LONDON (Reuters) - Britain’s competition watchdog has accused Merck & Co of operating an unfair discount scheme for its medicine Remicade that it said was designed to restrict competition from so-called biosimilar copies.
The Competition and Markets Authority (CMA) said on Tuesday it had provisionally found the U.S. company’s European unit, Merck Sharp & Dohme, had abused its dominant position through the scheme, opening it up to potential financial penalties.
MSD said it did not believe it had broken competition rules.
Remicade, known generically as infliximab, is an antibody drug used to treat rheumatoid arthritis, Crohn’s disease and ulcerative colitis.
The drug is proving an important test for the emerging biosimilars industry.
It was the first antibody drug for which copycat versions were approved by European regulators, leading to the launch of discounted products from biosimilar drugmakers including South Korea’s Celltrion, which works with Pfizer.
One person familiar with the investigation said MSD offered a discount to customers who continued to buy Remicade in the same quantities but not if they started buying biosimilars, which amounted to an incentive not to switch.
Remicade has been a big seller for Merck over the years but sales have been falling in the face of biosimilar competition, declining 29 percent last year to $1.27 billion. Merck sells the drug in Europe, while Johnson & Johnson markets it in the United States.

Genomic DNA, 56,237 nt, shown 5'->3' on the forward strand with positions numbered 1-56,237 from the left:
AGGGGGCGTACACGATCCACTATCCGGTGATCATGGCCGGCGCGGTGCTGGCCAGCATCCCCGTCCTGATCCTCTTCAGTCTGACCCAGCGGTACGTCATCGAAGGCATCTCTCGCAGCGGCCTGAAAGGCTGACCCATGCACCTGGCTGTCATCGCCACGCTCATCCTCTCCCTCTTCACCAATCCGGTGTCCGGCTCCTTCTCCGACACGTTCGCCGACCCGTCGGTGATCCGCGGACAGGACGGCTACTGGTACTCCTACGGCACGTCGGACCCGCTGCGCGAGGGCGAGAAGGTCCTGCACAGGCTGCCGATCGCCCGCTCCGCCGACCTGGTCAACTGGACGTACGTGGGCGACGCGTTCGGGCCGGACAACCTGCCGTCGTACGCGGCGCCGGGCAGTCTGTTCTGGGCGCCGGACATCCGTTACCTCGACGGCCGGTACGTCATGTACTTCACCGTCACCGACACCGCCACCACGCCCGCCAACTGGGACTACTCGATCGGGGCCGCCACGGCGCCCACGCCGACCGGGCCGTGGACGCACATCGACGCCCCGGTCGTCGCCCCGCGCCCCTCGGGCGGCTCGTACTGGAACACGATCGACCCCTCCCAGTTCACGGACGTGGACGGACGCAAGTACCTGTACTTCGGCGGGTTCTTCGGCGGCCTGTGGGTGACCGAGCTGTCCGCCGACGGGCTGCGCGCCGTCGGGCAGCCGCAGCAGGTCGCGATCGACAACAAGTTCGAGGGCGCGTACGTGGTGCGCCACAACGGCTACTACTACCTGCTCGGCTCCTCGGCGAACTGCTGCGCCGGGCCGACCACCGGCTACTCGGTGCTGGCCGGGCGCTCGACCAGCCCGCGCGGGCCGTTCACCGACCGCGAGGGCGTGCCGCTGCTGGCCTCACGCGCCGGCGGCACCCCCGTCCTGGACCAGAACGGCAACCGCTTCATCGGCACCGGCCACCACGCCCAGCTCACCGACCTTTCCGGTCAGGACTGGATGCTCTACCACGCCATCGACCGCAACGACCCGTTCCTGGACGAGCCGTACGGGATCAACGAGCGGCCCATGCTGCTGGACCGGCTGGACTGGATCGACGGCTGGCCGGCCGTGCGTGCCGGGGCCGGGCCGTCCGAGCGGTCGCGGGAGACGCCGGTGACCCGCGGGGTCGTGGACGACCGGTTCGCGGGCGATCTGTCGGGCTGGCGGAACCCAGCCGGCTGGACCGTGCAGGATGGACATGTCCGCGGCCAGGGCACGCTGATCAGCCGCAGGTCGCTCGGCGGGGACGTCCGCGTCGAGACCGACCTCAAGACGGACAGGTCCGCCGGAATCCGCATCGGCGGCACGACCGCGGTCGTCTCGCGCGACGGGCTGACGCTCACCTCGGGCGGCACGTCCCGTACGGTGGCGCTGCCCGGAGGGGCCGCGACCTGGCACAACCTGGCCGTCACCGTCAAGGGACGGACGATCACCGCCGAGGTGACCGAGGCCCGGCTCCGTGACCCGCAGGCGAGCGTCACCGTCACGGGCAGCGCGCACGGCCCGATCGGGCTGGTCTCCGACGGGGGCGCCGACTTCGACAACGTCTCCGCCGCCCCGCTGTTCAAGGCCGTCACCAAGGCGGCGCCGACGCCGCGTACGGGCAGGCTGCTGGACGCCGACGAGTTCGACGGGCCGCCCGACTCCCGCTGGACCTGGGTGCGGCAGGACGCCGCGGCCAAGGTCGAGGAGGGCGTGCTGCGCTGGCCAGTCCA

Such biotech drugs are made inside living cells so it is impossible to make exact generic copies, as happens with simple pills. Instead, regulators have come up with the notion of approving products that are “similar” enough to do the same job.
Manufacturing and developing biosimilars requires considerable expertise and is relatively costly, but the field is attracting growing investment as multiple blockbuster biotech medicines start to go off patent.
This year has seen the launch in Europe of the first biosimilar copy of an antibody drug for cancer, opening up a major new disease area to cut-price competition.
The CMA, which opened its investigation in December 2015, said it proposed to find MSD and its parent Merck & Co jointly and severally liable for the alleged infringement.
The competition regulator can fine companies up to 10 percent of their global turnover if they are found to have breached competition law, although a CMA spokesman emphasized this was a ceiling rather than a guideline for penalties.
MSD said it was cooperating fully with the CMA, adding it was confident the proceedings would show it had complied with the law.
It argued that the discounts in question meant infliximab was competitively priced and offered savings to the UK National Health Service, without hindering competition.
Tuesday’s statement of objections from the CMA sets out its provisional views and does not mean there has in fact been any breach of competition law.
“The CMA will carefully consider any representations by the company under investigation before determining whether the law has been infringed,” it said in a statement.
The CMA has been increasingly active in pharmaceuticals.
In December last year, it fined Pfizer a record $109 million for its role in ramping up the cost of an epilepsy drug. In February 2016, it fined GlaxoSmithKline 37.6 million pounds over deals delaying the launch of generic copies of its antidepressant Seroxat.
Editing by Susan Fenton and Edmund Blair